Thu, Apr 27, 2017

Missed Opportunities

1 Kings 20:35-43  “Missed Opportunities”

A bit of background for today’s sermon:

·      Israel divided in 2

o  2 Tribes in the south:  Benjamin and Judah

§  Jehoshaphat – the godly King of Judah

o  10 Tribes to the North

§  Ahab – the wicked King of Israel

·      Jezebel – the wicked wife of Ahab, a former priestess of Baal

·      Ben-Hadad – the King of Syria living in Damascus

1 Kings 20:1–10

1 Now Ben-Hadad the king of Syria gathered all his forces together; thirty-two kings were with him, with horses and chariots. And he went up and besieged Samaria, and made war against it.

2 Then he sent messengers into the city to Ahab king of Israel, and said to him, “Thus says Ben-Hadad:

3 ‘Your silver and your gold are mine; your loveliest wives and children are mine.’ ”

4 And the king of Israel answered and said, “My lord, O king, just as you say, I and all that I have are yours.”

5 Then the messengers came back and said, “Thus speaks Ben-Hadad, saying, ‘Indeed I have sent to you, saying, “You shall deliver to me your silver and your gold, your wives and your children”;

6 but I will send my servants to you tomorrow about this time, and they shall search your house and the houses of your servants. And it shall be, that whatever is pleasant in your eyes, they will put it in their hands and take it.’ ”

7 So the king of Israel called all the elders of the land, and said, “Notice, please, and see how this man seeks trouble, for he sent to me for my wives, my children, my silver, and my gold; and I did not deny him.”

8 And all the elders and all the people said to him, “Do not listen or consent.”

9 Therefore he said to the messengers of Ben-Hadad, “Tell my lord the king, ‘All that you sent for to your servant the first time I will do, but this thing I cannot do.’ ”

And the messengers departed and brought back word to him.

10 Then Ben-Hadad sent to him and said, “The gods do so to me, and more also, if enough dust is left of Samaria for a handful for each of the people who follow me.”


1 Kings 20:27–34

27 And the children of Israel were mustered and given provisions, and they went against them. Now the children of Israel encamped before them like two little flocks of goats, while the Syrians filled the countryside.

28 Then a man of God came and spoke to the king of Israel, and said, “Thus says the Lord: ‘Because the Syrians have said, “The Lord is God of the hills, but He is not God of the valleys,” therefore I will deliver all this great multitude into your hand, and you shall know that I am the Lord.’ ”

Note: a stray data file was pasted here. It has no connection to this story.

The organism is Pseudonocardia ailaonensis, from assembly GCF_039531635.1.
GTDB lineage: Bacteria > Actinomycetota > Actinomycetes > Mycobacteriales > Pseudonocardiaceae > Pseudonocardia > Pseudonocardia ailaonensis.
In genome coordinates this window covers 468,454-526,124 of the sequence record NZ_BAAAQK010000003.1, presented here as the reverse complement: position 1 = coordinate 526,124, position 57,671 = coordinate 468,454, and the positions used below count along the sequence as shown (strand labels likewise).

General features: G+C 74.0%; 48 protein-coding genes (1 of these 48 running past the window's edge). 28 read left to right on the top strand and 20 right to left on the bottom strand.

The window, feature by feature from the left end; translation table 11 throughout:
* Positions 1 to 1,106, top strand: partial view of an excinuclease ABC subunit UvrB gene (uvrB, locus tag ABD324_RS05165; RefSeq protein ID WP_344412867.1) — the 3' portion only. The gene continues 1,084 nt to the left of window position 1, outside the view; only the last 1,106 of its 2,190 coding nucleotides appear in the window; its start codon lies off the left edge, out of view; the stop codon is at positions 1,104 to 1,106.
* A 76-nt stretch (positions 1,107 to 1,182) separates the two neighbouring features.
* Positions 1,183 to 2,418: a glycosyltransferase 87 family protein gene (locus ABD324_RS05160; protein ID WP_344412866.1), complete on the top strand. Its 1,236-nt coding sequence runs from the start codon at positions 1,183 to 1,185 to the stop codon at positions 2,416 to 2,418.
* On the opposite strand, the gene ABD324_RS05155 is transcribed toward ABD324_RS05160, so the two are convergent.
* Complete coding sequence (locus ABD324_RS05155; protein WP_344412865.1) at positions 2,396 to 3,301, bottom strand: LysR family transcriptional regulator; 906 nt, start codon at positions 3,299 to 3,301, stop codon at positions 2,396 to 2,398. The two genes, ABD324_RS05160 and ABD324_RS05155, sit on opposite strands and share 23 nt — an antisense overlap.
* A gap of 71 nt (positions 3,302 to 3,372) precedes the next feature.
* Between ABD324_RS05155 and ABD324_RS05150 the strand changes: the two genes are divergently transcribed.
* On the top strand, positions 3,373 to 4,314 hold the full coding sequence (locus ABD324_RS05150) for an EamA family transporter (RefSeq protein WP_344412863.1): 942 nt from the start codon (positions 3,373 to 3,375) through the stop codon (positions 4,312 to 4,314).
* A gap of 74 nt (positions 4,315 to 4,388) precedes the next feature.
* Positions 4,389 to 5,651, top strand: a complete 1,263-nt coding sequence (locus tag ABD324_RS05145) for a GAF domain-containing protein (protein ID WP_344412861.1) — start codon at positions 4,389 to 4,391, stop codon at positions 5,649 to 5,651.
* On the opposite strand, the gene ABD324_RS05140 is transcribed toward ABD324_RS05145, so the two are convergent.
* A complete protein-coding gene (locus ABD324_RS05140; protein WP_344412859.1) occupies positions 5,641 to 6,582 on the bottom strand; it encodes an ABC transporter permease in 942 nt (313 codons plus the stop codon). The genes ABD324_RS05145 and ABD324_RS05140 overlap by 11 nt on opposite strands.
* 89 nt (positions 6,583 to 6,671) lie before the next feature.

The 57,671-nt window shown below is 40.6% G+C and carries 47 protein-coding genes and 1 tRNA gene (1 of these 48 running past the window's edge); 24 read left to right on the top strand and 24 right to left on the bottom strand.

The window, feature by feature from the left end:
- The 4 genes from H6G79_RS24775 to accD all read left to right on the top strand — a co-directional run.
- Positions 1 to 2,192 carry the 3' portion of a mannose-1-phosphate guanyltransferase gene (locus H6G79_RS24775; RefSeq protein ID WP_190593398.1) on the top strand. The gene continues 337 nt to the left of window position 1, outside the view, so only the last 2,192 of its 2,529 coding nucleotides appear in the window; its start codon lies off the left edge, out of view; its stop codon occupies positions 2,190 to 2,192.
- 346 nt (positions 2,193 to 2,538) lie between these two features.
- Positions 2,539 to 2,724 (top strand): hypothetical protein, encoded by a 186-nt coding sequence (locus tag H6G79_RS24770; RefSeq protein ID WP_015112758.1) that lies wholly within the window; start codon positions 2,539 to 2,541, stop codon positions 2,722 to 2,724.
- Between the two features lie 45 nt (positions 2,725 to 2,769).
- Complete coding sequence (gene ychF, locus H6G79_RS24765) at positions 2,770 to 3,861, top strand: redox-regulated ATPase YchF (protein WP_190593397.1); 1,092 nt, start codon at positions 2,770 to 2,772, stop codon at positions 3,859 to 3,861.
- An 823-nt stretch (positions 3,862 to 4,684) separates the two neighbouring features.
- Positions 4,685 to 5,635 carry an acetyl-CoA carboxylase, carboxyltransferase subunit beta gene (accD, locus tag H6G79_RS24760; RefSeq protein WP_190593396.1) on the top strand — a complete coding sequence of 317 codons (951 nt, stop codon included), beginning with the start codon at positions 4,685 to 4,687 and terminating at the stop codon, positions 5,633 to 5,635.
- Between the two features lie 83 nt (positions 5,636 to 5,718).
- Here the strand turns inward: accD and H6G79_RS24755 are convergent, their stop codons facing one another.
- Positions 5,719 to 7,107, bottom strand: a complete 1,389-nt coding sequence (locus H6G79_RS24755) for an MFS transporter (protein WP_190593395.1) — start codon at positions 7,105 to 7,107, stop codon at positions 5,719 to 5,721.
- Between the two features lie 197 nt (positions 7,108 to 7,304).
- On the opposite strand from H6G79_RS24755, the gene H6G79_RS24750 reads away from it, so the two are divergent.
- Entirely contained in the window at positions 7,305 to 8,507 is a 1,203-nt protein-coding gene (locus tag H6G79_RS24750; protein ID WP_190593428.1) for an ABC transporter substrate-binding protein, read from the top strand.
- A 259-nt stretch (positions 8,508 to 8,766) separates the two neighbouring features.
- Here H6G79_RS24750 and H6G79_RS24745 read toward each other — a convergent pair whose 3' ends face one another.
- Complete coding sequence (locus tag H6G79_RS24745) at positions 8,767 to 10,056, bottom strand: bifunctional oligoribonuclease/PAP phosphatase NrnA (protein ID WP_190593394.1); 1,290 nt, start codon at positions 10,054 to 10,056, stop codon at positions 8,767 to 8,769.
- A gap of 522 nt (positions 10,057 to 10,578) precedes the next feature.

29 And they encamped opposite each other for seven days. So it was that on the seventh day the battle was joined; and the children of Israel killed one hundred thousand foot soldiers of the Syrians in one day.

30 But the rest fled to Aphek, into the city; then a wall fell on twenty-seven thousand of the men who were left. And Ben-Hadad fled and went into the city, into an inner chamber.

31 Then his servants said to him, “Look now, we have heard that the kings of the house of Israel are merciful kings. Please, let us put sackcloth around our waists and ropes around our heads, and go out to the king of Israel; perhaps he will spare your life.”

·     Chuck Smith:   “The Assyrians were noted for their cruelty, for the way that they would brutalize the captives, mutilating their bodies, torturing them. Pulling out their tongues, cutting off their noses, or ears, and mutilating their captives. They were so horrible, so unmerciful, that many times entire cities would commit suicide, rather than be captured by the Assyrians. They were noted for their cruelty.
“But we’ve heard that the kings of Israel are merciful.” Yes they were, because they knew God, and had received mercy from God.”

32 So they wore sackcloth around their waists and put ropes around their heads, and came to the king of Israel and said, “Your servant Ben-Hadad says, ‘Please let me live.’ ” And he said, “Is he still alive? He is my brother.”

33 Now the men were watching closely to see whether any sign of mercy would come from him; and they quickly grasped at this word and said, “Your brother Ben-Hadad.” So he said, “Go, bring him.” Then Ben-Hadad came out to him; and he had him come up into the chariot.

34 So Ben-Hadad said to him, “The cities which my father took from your father I will restore; and you may set up marketplaces for yourself in Damascus, as my father did in Samaria.” Then Ahab said, “I will send you away with this treaty.” So he made a treaty with him and sent him away.


·      Isn’t Ben-Hadad like any proud, insincere, sinner – when humbled and brought low?

o  Caught in his sin – now he is the most humble of them all, the most repented, the most to be forgiven – but does his heart truly repent?

·      “Doth he not come, as with a rope round his neck, and sackcloth on his loins, like one ready for execution; confessing, after all his proud and self-righteous language, that now, the weapons of sin being taken out of his hands, he merits nothing but punishment in the very moment he pleads for mercy.”   [1]


35 Now a certain man of the sons of the prophets said to his neighbor by the word of the Lord, “Strike me, please.”

And the man refused to strike him.

36 Then he said to him, “Because you have not obeyed the voice of the Lord, surely, as soon as you depart from me, a lion shall kill you.”

And as soon as he left him, a lion found him and killed him.

Sons of the prophets:

·      Groups of young men that studied under the great Prophets in their age.

·      The Jews have concluded that it was Micaiah, of whom we read in the 22d chapter, because Ahab expresses in that chapter his hatred of him on account of his prophesying evil.   [2]

o  Micaiah — “who is like Jehovah?”, the son of Imlah, a faithful prophet of Samaria (1 Kings 22:8–28).   [3]

1 Kings 22:8   So the king of Israel said to Jehoshaphat, “There is still one man, Micaiah the son of Imlah, by whom we may inquire of the Lord; but I hate him, because he does not prophesy good concerning me, but evil.” And Jehoshaphat said, “Let not the king say such things!”


·      By the word of the Lord

o  Not enough for someone to say this to me anymore

o  Not enough for someone to say this to you anymore